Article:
There are many new tattoo parlours in the northern suburbs and their presence has reminded me to write about the connection between tattoos and street art. Street art may be easier to remove or buff than a tattoo but that doesn’t make it ephemeral. Street artists may be realistic and stoic in the face of buffing or capping of their pieces. Some street art may not last that long but this is circumstantial and not an intrinsic quality and some pieces for years.
“Ephemeral”, “transitory”, “fad”, “fashion” are these words are applied to street art in the hope that it will all go away? Ephemeral means that it is lasting for only a short time; it was first used for plants or insects that live for only a short period of time, like mayflies. Collectors of ephemera collect items that were designed to be short-lived use like postage stamps, postcards, tickets and movie posters. Compared to the lifespan of these items street art is hardly ephemeral.
The transitory nature of street art is occasionally referred to in the art. Some street art is self-consciously designed to only last a short period of time, like Gav Barbey’s “Hate Love”, two coloured ice blocks melting in Hosier Lane. “Less/More Ephemeral” by Phoenix a series of letters that have been slowly wearing away on a wall in Little Lonsdale Street. These works are the street art equivalents of the auto-destructive art of Gustav Metzger or Jean Tinguely.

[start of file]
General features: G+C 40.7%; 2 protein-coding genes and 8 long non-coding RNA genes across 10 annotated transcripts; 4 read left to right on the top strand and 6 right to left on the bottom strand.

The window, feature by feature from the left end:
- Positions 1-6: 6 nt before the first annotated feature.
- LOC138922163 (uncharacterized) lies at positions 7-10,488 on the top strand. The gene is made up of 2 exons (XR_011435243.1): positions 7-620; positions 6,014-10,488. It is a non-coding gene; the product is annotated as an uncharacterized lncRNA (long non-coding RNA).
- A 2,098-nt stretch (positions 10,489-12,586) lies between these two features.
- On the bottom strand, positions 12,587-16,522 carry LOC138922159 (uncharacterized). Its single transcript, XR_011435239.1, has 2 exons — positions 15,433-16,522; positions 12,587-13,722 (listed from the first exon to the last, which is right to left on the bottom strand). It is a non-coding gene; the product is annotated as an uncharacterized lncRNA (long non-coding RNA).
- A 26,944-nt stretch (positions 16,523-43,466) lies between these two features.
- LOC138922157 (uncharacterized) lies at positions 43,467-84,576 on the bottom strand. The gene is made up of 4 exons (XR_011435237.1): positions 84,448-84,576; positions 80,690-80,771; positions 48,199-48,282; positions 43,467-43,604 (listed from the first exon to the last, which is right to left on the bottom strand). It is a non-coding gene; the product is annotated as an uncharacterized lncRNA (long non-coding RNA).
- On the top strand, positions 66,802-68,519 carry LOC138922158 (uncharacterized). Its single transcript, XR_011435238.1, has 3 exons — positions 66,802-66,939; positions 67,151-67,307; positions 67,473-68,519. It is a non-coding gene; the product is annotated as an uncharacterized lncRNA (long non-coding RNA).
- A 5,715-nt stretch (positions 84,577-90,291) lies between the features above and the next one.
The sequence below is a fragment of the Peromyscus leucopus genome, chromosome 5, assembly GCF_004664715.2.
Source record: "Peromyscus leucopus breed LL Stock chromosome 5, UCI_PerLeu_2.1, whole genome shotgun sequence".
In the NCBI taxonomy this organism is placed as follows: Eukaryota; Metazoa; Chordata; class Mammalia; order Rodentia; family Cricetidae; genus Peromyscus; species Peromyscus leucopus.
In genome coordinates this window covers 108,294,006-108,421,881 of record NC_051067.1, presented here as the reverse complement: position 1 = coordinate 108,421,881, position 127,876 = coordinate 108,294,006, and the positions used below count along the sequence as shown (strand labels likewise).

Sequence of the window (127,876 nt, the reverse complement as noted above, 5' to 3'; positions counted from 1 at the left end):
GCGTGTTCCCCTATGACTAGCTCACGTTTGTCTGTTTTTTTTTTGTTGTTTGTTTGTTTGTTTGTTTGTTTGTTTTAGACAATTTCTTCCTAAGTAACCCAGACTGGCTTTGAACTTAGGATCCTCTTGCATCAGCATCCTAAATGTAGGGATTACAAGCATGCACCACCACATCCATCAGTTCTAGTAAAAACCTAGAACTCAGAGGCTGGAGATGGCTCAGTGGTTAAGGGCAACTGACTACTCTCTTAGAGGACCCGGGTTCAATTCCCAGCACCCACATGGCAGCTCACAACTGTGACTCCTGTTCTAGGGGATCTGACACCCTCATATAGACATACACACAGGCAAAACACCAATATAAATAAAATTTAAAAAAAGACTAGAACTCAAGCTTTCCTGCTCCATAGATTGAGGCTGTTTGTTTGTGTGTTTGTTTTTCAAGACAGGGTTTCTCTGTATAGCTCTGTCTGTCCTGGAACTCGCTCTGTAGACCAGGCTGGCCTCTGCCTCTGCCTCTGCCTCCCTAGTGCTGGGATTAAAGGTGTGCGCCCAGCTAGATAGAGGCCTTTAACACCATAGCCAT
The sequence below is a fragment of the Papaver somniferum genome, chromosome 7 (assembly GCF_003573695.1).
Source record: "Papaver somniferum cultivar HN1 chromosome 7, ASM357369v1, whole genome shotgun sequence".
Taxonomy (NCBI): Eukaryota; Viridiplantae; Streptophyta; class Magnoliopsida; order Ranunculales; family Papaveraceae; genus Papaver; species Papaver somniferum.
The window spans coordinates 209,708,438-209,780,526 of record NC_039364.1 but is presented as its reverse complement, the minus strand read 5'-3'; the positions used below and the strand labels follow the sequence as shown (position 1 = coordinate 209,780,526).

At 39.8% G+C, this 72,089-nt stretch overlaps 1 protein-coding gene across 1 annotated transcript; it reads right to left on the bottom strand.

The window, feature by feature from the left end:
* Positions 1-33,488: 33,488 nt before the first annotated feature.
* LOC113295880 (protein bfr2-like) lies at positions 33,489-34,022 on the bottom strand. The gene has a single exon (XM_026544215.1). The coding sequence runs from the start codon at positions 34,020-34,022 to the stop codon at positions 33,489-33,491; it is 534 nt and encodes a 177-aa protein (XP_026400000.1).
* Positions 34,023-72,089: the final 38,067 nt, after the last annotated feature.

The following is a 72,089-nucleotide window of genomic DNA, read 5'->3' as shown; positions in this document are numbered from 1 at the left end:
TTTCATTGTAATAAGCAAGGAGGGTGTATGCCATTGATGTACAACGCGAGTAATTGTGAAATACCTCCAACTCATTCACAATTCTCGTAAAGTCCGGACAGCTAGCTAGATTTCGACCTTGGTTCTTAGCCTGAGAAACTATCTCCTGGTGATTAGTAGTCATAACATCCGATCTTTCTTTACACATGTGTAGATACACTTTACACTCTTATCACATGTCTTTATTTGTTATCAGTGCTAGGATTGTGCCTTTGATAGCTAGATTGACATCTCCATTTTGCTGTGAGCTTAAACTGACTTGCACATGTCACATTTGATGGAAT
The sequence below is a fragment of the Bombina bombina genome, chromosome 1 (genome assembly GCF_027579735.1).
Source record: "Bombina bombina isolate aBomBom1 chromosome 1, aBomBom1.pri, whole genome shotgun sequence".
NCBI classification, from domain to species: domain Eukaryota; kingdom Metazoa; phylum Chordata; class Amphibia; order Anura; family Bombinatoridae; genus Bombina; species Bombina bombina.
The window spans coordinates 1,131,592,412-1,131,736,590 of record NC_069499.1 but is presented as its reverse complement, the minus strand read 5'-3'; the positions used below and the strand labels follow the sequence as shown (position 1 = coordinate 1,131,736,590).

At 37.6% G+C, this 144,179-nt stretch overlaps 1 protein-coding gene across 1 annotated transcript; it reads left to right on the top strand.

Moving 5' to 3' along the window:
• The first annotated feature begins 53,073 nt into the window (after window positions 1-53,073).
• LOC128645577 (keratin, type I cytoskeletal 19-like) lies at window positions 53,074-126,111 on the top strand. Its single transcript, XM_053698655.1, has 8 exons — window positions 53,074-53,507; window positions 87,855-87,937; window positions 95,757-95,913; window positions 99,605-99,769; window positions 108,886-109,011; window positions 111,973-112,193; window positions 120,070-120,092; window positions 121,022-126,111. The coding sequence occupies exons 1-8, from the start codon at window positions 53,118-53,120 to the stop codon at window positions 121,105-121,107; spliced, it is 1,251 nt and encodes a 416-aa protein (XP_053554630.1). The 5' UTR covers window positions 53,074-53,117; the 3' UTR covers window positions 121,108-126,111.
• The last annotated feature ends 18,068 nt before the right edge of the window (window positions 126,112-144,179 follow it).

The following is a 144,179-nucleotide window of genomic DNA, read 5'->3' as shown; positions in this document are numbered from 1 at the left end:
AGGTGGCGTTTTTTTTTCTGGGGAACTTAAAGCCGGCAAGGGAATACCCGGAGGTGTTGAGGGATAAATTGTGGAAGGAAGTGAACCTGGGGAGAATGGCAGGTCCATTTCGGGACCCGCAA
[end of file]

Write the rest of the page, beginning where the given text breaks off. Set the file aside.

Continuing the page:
Lasting for years is hardly an ephemeral quality, more like an annual or biannual but not ephemeral. The people who object to graffiti do not consider the marks to be ephemeral but rather permanent. Street art may be one of the most permanent art movements, considering all the digital photographs of the street art preserved somewhere on a computer. And the street art style tattoos are permanent.
Ars langa, vita brevis (art is long, life is short) – Hippocrates